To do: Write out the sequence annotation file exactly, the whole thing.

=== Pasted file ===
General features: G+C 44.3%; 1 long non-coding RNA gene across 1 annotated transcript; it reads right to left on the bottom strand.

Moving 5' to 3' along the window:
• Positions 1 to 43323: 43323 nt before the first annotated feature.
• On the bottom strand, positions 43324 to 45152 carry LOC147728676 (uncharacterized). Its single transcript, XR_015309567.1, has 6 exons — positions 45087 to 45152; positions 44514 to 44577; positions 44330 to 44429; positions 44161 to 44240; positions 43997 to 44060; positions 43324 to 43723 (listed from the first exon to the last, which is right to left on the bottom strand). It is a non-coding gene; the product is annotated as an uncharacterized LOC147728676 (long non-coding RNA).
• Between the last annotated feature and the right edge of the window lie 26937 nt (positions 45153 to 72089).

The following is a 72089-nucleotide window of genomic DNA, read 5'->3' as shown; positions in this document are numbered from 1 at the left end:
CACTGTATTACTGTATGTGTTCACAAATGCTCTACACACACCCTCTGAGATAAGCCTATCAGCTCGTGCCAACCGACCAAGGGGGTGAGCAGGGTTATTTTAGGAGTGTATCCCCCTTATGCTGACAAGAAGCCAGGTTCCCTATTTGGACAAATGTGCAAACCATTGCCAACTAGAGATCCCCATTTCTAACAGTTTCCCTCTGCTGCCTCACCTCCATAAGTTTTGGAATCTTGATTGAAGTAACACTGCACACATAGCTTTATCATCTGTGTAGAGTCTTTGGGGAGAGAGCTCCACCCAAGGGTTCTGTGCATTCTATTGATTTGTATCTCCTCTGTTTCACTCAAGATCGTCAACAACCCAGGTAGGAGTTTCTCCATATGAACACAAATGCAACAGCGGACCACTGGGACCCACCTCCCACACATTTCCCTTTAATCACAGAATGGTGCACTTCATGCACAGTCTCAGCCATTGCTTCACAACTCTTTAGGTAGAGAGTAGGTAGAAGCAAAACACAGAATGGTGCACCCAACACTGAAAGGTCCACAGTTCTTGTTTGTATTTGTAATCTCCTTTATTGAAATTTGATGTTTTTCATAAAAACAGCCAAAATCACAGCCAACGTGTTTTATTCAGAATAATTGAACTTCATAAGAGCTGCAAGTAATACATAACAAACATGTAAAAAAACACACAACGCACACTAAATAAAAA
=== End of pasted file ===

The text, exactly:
General features: G+C 44.3%; 1 long non-coding RNA gene across 1 annotated transcript; it reads right to left on the bottom strand.

Moving 5' to 3' along the window:
• Positions 1 to 43323: 43323 nt before the first annotated feature.
• On the bottom strand, positions 43324 to 45152 carry LOC147728676 (uncharacterized). Its single transcript, XR_015309567.1, has 6 exons — positions 45087 to 45152; positions 44514 to 44577; positions 44330 to 44429; positions 44161 to 44240; positions 43997 to 44060; positions 43324 to 43723 (listed from the first exon to the last, which is right to left on the bottom strand). It is a non-coding gene; the product is annotated as an uncharacterized LOC147728676 (long non-coding RNA).
• Between the last annotated feature and the right edge of the window lie 26937 nt (positions 45153 to 72089).

The following is a 72089-nucleotide window of genomic DNA, read 5'->3' as shown; positions in this document are numbered from 1 at the left end:
CACTGTATTACTGTATGTGTTCACAAATGCTCTACACACACCCTCTGAGATAAGCCTATCAGCTCGTGCCAACCGACCAAGGGGGTGAGCAGGGTTATTTTAGGAGTGTATCCCCCTTATGCTGACAAGAAGCCAGGTTCCCTATTTGGACAAATGTGCAAACCATTGCCAACTAGAGATCCCCATTTCTAACAGTTTCCCTCTGCTGCCTCACCTCCATAAGTTTTGGAATCTTGATTGAAGTAACACTGCACACATAGCTTTATCATCTGTGTAGAGTCTTTGGGGAGAGAGCTCCACCCAAGGGTTCTGTGCATTCTATTGATTTGTATCTCCTCTGTTTCACTCAAGATCGTCAACAACCCAGGTAGGAGTTTCTCCATATGAACACAAATGCAACAGCGGACCACTGGGACCCACCTCCCACACATTTCCCTTTAATCACAGAATGGTGCACTTCATGCACAGTCTCAGCCATTGCTTCACAACTCTTTAGGTAGAGAGTAGGTAGAAGCAAAACACAGAATGGTGCACCCAACACTGAAAGGTCCACAGTTCTTGTTTGTATTTGTAATCTCCTTTATTGAAATTTGATGTTTTTCATAAAAACAGCCAAAATCACAGCCAACGTGTTTTATTCAGAATAATTGAACTTCATAAGAGCTGCAAGTAATACATAACAAACATGTAAAAAAACACACAACGCACACTAAATAAAAA